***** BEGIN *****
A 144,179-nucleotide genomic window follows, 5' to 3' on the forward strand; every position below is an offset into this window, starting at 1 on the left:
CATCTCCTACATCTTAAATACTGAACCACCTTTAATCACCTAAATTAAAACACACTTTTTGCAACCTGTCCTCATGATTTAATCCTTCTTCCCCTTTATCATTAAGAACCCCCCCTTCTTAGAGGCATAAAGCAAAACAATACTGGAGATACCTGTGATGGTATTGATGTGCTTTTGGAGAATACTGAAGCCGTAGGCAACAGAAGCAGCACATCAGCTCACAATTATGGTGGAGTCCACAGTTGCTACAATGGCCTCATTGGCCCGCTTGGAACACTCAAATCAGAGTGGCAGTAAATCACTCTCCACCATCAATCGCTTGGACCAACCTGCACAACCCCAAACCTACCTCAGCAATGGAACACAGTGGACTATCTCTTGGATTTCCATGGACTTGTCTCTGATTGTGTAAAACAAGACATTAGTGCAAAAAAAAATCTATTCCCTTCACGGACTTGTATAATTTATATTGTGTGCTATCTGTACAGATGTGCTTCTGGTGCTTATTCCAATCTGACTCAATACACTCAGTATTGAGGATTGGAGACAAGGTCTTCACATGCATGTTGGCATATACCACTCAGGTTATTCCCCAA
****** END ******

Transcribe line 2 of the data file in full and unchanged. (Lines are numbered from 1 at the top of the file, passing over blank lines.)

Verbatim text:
CATCTCCTACATCTTAAATACTGAACCACCTTTAATCACCTAAATTAAAACACACTTTTTGCAACCTGTCCTCATGATTTAATCCTTCTTCCCCTTTATCATTAAGAACCCCCCCTTCTTAGAGGCATAAAGCAAAACAATACTGGAGATACCTGTGATGGTATTGATGTGCTTTTGGAGAATACTGAAGCCGTAGGCAACAGAAGCAGCACATCAGCTCACAATTATGGTGGAGTCCACAGTTGCTACAATGGCCTCATTGGCCCGCTTGGAACACTCAAATCAGAGTGGCAGTAAATCACTCTCCACCATCAATCGCTTGGACCAACCTGCACAACCCCAAACCTACCTCAGCAATGGAACACAGTGGACTATCTCTTGGATTTCCATGGACTTGTCTCTGATTGTGTAAAACAAGACATTAGTGCAAAAAAAAATCTATTCCCTTCACGGACTTGTATAATTTATATTGTGTGCTATCTGTACAGATGTGCTTCTGGTGCTTATTCCAATCTGACTCAATACACTCAGTATTGAGGATTGGAGACAAGGTCTTCACATGCATGTTGGCATATACCACTCAGGTTATTCCCCAA